Inmates don’t want to leave this jail. Here is why?
Inmates don't want to leave this jail. Here is why?
MEXICO: More than a century after Mexico established a prison on the Maria Islands — a Pacific archipelago eight hours by boat from the mainland — the country’s new government has decided to close it.
But some prisoners didn’t want to leave the tropical jail.
The inmates and guards on the islands — the Islas Marias, as they are known in Spanish — stayed put even when powerful Hurricane Willa swept over them in October 2018.
But they could do nothing to withstand the force of nature that is Mexican politics.
In February, newly installed leftist President Andres Manuel Lopez Obrador decided to close the prison, saying the islands — known for their beauty and biodiversity — should not be a testament to “punishment, torture, and repression.”
The jail, established in 1905, will now become the Jose Revueltas cultural center, named for a Mexican writer and political activist who was imprisoned here twice in the 1930s.
Situated on Isla Maria Madre, the largest island in the archipelago, the prison has held around 64,000 inmates throughout its history. Last month, the last 584 of them were sent back to the mainland.
Low-risk inmates who were close to finishing their sentences were freed. The rest were sent to another prison in the arid, land-locked northern state of Coahuila.
The change was not necessarily welcome.
Most prisoners lived in semi-captivity on the island, free to roam about in the balmy weather beneath its tropical palm trees. Some even lived with their families.
“It’s a drastic change for some of them. Here, they were used to living in semi-captivity,” said prison guard Jose Becerra.
“They were calmly serving their time, living happily with their families. The change took them by surprise, and they were definitely sad to leave.”
Giving up ‘paradise’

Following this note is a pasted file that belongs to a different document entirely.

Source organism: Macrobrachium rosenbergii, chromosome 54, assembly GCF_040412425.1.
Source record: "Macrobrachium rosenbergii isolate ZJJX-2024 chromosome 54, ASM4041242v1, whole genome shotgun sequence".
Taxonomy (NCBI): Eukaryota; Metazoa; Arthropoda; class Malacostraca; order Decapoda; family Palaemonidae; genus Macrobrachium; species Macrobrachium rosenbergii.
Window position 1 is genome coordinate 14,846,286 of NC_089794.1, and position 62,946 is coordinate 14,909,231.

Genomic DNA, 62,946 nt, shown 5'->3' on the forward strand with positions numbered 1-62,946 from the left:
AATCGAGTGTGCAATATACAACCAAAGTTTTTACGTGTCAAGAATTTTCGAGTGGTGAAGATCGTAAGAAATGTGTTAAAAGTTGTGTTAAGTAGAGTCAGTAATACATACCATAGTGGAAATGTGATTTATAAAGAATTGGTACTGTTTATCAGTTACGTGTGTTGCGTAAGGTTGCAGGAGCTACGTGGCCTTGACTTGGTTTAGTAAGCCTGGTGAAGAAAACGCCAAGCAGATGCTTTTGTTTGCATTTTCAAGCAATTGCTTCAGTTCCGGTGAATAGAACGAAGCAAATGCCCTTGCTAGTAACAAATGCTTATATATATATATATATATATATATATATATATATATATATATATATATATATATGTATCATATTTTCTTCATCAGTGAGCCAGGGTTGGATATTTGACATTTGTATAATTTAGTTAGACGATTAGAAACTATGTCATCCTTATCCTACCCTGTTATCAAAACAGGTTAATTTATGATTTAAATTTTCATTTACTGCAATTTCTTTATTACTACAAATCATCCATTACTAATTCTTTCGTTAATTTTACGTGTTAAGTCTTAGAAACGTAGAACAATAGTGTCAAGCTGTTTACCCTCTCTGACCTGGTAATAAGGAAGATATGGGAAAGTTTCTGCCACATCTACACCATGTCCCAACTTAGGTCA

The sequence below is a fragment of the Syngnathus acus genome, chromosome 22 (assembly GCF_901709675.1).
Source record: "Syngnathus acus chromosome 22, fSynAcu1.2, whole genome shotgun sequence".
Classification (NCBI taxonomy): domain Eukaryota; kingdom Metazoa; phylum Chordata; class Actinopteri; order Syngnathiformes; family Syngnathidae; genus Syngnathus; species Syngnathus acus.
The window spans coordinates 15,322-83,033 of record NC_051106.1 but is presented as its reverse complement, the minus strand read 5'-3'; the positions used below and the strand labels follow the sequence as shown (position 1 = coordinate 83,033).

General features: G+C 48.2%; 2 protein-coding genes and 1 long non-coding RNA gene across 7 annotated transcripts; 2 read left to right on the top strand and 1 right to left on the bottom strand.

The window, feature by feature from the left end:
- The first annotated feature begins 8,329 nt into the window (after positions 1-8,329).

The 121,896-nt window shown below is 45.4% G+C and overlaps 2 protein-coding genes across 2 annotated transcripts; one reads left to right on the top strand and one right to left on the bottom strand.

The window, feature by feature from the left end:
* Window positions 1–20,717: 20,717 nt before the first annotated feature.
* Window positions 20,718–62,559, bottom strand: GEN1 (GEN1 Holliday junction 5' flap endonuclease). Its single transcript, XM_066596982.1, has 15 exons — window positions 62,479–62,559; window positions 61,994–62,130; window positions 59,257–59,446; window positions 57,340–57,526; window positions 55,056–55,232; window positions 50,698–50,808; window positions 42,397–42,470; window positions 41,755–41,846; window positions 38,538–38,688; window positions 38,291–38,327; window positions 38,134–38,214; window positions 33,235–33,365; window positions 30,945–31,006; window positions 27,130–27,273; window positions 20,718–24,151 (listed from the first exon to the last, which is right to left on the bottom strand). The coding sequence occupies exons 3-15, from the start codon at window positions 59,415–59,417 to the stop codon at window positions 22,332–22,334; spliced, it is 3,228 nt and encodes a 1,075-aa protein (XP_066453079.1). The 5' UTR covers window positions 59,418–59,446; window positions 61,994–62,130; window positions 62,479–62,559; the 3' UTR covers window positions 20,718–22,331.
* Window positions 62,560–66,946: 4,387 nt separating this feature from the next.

Isla Maria Madre sits 130 kilometers off the mainland, a far-flung island surrounded by calm, turquoise waters and inhabited by pelicans, parrots, and iguanas.
The prison consists of a series of cement houses where low-risk inmates lived, eight to a house, with cement beds and door-less bathrooms. Outside, they had access to an open-air gym, a garden, a woodworking shop, and music classes.
The maximum-security building has more traditional cells, with steel bars, two beds per cell, a toilet and a small space to sit. It held 137 inmates before it closed — around one-fourth its capacity.
Today, the prison looks almost like a ghost town, its streets empty except for the occasional golf cart driven by the remaining guards who have yet to be transferred to the mainland.
It still bears the scars of Hurricane Willa: uprooted palm trees, roofless buildings, and barbed wire strewn about. The inmates, who were tasked with clean-up after the storm, did not have time to finish the job.
The guards continue raising and lowering the Mexican flag over the prison each day but have little to do in between.
“It’s not easy to give up living in paradise. It’s always hard to reintegrate into society,” said Ricardo Ramirez, head of the civil protection service for the islands.
In 2010, UNESCO declared the islands a biosphere reserve, the UN agency’s designation for specially protected, biodiverse regions.
The rich array of wildlife on and around the islands includes their famous sharks — the main impediment facing would-be fugitives.
Few prisoners attempted to escape over the years. The ones who did often ended up roaming the island — which measures 20 kilometers long by 10 kilometers wide — hunting small animals for food, until they were recaptured.
“As you can see, the (prisoners’) houses don’t have bars. They were allowed to walk around during authorized hours, go for a run, play basketball or football, watch TV, come to the workshop,” said Gregorio Lopez, security chief for one of the prison’s sectors.
Not all considered it a tropical paradise, though. In 2013, around 650 prisoners rioted in the maximum-security sector, demanding better food and medical treatment. Around 30 people were wounded.
Once a week, a boat ferries guards and supplies to the port of Mazatlan on the mainland, a trip that takes seven to 12 hours.
Soon it will ferry the last guards back to shore, and the Maria Islands will begin a new chapter.